Scotiabank no longer a member of oil and gas lobby group CAPP | CBC News

Scotiabank has chosen not to renew its long-term membership in the Canadian Association of Petroleum Producers, a move that comes at a time when financial institutions are facing increasing scrutiny for their role in contributing to climate change.

The Toronto-based bank – which in an email confirmed its withdrawal from CAPP but refused to give a reason for the change – not only had an associate membership in the oil and gas lobby group, but was for many years also the title sponsor of the annual Scotiabank CAPP Energy Symposium.

The latest symposium, held just last month, still had Scotiabank’s name attached to it, although CAPP spokesman Jay Averill said that would not be the case in the future.

“CAPP’s agreement with Scotiabank on the Energy Symposium was completed this year and we are grateful for their support of Canada’s natural gas and oil industry,” Averill said in an email. “We have already begun work on completing a partner for next year’s Energy Symposium.”

The oil companies, and the banks that provide them with financing, have come under greater scrutiny as concerns about climate change grow. (Kyle Bakx / CBC)

Scotiabank – which was the only one of Canada’s five major banks to have a membership in CAPP – is a member of many industry and business associations in Canada and globally. On its website, the bank states that although its affiliation with these groups “does not constitute support for positions or public statements”, the bank often reviews its memberships “to ensure consistency with the bank’s public positions.”

Its departure from the CAPP comes when financial institutions are under increasing global pressure to account for their own role in contributing to climate change as financiers of fossil fuel companies.

Scotiabank itself came under fire only last month at its annual general meeting, when shareholders and environmental groups criticized the institution for not going fast enough on the climate front. While the company has made a number of climate change commitments, including setting initial targets for achieving net zero emissions by 2050, a shareholder pointed out at the meeting that Scotiabank’s financing of fossil fuels increased by 87 percent to $ 30 billion by 2021.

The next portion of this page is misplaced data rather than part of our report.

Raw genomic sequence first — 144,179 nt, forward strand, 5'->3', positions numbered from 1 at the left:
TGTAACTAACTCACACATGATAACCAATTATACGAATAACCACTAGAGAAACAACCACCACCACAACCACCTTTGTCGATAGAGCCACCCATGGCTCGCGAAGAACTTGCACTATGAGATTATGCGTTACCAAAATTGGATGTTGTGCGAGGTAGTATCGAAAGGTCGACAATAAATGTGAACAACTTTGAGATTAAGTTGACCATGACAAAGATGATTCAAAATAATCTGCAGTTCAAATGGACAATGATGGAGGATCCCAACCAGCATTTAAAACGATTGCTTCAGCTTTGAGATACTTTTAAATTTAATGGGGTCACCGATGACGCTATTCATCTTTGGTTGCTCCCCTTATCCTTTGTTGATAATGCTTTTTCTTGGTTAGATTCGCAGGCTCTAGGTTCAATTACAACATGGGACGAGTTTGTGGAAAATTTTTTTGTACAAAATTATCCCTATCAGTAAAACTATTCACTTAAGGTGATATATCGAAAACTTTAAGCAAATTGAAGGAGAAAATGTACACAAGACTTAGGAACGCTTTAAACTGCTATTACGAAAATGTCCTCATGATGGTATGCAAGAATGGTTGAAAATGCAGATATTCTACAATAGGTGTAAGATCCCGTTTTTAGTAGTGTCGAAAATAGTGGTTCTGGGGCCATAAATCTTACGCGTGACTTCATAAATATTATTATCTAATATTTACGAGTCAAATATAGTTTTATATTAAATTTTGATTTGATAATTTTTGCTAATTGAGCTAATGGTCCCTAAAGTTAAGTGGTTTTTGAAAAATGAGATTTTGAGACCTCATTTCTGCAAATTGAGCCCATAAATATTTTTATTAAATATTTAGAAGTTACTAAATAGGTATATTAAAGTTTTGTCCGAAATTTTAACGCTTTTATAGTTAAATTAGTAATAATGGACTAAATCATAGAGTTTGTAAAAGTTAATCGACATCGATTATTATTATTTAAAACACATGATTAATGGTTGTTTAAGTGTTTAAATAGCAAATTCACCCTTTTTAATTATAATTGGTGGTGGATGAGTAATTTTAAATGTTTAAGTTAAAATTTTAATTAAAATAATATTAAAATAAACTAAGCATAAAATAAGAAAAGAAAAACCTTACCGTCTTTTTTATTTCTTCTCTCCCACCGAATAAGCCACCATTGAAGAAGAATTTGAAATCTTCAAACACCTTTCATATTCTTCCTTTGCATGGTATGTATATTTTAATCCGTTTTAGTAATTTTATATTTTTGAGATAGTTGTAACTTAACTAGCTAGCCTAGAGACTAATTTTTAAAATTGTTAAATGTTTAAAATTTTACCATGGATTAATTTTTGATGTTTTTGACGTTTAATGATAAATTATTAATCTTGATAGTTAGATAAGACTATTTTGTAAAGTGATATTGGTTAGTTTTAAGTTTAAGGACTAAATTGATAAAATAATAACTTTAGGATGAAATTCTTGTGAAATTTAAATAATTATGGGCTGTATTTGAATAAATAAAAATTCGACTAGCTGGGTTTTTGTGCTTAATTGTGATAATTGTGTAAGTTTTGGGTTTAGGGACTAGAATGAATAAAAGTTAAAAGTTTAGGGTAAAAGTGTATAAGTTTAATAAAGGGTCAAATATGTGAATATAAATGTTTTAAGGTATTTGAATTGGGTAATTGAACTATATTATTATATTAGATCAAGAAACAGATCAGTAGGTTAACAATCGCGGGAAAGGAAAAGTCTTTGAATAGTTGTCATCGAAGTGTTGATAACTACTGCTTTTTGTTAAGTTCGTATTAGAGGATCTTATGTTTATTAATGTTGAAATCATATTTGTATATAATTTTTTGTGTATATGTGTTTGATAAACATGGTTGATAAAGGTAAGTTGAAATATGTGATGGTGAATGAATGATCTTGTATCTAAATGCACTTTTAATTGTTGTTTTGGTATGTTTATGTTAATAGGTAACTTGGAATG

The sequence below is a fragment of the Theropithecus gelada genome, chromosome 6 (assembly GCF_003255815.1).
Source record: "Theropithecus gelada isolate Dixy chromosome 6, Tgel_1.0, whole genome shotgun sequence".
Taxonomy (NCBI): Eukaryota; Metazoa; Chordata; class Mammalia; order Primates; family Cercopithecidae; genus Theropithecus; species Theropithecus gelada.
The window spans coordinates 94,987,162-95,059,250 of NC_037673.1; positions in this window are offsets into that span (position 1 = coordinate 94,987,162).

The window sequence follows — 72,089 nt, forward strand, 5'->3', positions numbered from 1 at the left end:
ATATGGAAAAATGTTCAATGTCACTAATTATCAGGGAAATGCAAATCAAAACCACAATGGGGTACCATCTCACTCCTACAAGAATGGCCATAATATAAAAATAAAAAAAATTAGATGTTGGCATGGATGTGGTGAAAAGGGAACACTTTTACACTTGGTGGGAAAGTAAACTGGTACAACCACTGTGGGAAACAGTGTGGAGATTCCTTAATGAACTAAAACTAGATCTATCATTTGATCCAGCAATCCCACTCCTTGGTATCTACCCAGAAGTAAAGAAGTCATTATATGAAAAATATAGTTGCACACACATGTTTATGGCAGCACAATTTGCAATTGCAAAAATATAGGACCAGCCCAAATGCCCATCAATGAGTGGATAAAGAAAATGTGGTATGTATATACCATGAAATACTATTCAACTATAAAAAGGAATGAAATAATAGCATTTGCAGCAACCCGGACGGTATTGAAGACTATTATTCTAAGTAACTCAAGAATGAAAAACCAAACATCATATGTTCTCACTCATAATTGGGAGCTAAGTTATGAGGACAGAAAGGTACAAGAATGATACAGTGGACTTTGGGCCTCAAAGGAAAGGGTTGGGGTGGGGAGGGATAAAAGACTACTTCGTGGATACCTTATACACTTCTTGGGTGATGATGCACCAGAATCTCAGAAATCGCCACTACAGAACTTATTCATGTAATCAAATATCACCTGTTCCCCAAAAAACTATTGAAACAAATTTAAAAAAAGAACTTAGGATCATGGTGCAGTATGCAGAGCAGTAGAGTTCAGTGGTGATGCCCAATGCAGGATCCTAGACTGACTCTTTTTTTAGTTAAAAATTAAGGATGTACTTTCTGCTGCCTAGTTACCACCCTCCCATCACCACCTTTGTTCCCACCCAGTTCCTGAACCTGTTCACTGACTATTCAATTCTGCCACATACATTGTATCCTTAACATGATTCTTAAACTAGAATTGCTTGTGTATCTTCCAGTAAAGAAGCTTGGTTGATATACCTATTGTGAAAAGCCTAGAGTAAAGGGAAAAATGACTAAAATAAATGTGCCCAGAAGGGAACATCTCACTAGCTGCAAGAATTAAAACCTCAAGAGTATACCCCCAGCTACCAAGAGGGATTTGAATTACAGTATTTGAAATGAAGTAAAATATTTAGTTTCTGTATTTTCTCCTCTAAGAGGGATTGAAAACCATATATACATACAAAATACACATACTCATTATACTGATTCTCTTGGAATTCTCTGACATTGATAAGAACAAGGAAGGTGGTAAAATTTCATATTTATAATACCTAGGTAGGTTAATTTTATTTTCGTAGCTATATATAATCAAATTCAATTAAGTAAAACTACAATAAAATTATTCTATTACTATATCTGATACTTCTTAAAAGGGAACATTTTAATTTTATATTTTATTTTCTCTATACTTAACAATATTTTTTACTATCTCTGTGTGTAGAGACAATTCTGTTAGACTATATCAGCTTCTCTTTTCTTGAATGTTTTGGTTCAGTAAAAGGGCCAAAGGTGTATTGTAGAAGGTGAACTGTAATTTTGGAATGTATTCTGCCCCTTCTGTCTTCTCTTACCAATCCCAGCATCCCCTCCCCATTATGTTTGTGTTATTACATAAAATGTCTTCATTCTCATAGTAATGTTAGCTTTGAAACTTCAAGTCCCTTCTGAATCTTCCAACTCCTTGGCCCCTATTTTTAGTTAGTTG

According to a report by The Rainforest Action Network – a San Francisco-based environmental group – Scotiabank is the ninth largest lender globally to the fossil fuel sector (Royal Bank of Canada, the only other Canadian bank on the list, ranks fifth). and has given more than $ 195 billion to oil and gas companies since the signing of the UN climate agreement in Paris in 2015.

“Banks and insurance companies are increasingly falling into the crosshairs of climate activists, as they provide the funding that keeps the fossil fuel machine running. And Canadian banks are some of the worst in the world when it comes to funding fossil fuels,” said Keith Stewart, senior energy strategist at Greenpeace Canada.

Stewart added that he was pleased that Scotiabank would no longer support CAPP through membership fees, but said his organization was urging the bank to commit to completely stopping financing new oil and gas projects.

Scotiabank is not the only high-profile exit from CAPP in recent years. In 2020, the French oil and gas giant Total jumped out of the lobby group, citing a “mismatch” between the organization’s public positions and those expressed in Total’s climate policy.

The global energy giant Royal Dutch Shell is still a member of the CAPP, but has previously called on the organization to support both the Paris climate agreement and the pricing of coal to encourage reductions in greenhouse gas emissions.

UK-based BP plc has also warned CAPP that the lobby group’s policy is only “partially in line” with the oil company’s own climate positions and its ambitions to become a zero producer by 2050.

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